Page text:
Mike Flanagan: Doctor Sleep a sequel to both novel and Stanley Kubrick's film The Shining
Doctor Sleep trailer of the film, which dropped last week, confirmed the film adaptation will also use some of Stanley Kubrick's most iconic shots from his Shining movie
Los Angeles: Director Mike Flanagan says Doctor Sleep will serve as the sequel to the screen adaptation of Stephen King's book and Stanley Kubrick's 1980 movie The Shining. Published in 2013, Doctor Sleep is the sequel to King's "The Shining", which was adapted Kubrick for a film starring Jack Nicholson and Shelley Duvall.
The trailer of the film, which dropped last week, confirmed the film adaptation will also use some of Kubrick's most iconic shots from his "Shining" movie. Flanagan of Netflix's "Haunting of the Hill House" fame revealed they are simply the recreations, not a redux of footage from "The Shining". The only image taken directly from Kubrick's work is the shot of the bloody elevators. "Everything else is us. Everything else is our recreation. So I don't want to spoil to what extent and what specific, outside of what you already got to see, what we have kind of been able to revisit form Kubrick's world.
"But I can say that everything that we decided to use, our intention was always to detail and reverence, and making sure that we were doing it properly, with the hope that even the most rabid cinephiles might not be able to tell the difference with some of our frames and some of his," he told BloodyDisgusting. Flanagan said his adaptation of "Doctor Sleep" had "full support of the Kubrick estate, who were willing to provide us with his designs".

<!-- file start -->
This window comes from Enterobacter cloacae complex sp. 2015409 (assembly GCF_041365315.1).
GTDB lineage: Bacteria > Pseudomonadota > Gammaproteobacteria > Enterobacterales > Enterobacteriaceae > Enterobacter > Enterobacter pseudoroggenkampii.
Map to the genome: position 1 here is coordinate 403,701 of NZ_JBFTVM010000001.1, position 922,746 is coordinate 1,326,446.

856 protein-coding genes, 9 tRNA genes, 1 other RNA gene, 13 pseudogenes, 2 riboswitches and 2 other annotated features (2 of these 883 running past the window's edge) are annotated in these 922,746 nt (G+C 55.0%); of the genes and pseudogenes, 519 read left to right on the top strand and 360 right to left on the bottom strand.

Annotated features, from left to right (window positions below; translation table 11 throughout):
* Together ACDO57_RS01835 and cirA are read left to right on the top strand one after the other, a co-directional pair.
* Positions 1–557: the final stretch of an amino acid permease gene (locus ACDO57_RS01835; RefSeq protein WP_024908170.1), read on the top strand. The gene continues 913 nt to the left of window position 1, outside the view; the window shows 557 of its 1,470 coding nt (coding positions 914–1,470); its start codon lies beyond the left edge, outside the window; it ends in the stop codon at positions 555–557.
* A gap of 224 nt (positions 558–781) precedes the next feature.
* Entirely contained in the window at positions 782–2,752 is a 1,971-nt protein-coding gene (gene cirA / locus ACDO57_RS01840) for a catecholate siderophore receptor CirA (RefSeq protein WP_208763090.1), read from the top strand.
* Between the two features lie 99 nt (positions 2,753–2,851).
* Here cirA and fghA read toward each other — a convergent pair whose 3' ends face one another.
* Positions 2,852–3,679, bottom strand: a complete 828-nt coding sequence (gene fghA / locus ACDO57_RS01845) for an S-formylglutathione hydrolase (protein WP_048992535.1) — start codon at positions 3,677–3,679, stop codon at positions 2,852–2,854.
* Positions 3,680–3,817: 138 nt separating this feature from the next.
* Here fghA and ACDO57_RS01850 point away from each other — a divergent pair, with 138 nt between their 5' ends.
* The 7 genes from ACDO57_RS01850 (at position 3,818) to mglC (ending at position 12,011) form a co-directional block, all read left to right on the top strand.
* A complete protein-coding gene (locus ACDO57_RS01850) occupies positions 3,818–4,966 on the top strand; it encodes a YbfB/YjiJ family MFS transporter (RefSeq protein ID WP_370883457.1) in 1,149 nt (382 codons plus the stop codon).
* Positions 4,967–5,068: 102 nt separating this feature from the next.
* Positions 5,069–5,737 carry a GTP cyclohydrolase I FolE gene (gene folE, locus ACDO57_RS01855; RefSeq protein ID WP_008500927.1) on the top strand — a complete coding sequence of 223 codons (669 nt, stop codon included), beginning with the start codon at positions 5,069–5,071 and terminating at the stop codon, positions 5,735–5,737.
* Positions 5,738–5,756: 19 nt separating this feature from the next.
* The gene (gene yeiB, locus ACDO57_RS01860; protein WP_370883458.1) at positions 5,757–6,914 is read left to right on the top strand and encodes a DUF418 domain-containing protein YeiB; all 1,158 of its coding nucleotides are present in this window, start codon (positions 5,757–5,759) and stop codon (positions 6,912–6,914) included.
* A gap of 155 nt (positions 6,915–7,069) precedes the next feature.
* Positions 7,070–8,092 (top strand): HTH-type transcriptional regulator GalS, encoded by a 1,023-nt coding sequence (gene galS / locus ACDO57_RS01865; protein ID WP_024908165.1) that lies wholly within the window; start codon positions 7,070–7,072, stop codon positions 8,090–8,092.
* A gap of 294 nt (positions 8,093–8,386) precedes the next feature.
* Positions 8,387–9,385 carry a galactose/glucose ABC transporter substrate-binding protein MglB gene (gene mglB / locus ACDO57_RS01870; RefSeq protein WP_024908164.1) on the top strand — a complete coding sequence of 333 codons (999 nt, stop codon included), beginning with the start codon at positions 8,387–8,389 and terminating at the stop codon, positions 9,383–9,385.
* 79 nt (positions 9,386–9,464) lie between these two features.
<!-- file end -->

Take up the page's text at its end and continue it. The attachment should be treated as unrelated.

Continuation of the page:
Watch the trailer of Doctor Sleep
In the original movie, Nicholson starred as Jack Torrance, a writer who agrees to become the caretaker of the Overlook Hotel in Colorado during its offseason. Duvall played his wife Wendy. Danny Lloyd played young Danny Torrance, Jack and Wendy's son. "Doctor Sleep" will follow an adult Danny Torrance (played by Ewan McGregor), who is battling alcoholism and dealing with the trauma of what happened to him as a child in the hotel.
Flanagan said getting rid of the horror genre's dependence on jump scares was a priority for him. "We used a lot of the lessons that Kubrick taught us about how to do a psychological thriller, a supernatural thriller, in a way that is more about suffocating atmosphere and tension than it ever is about the kind of traditional scares as we understand them today." Doctor Sleep is slated to hit the screens on November 8.
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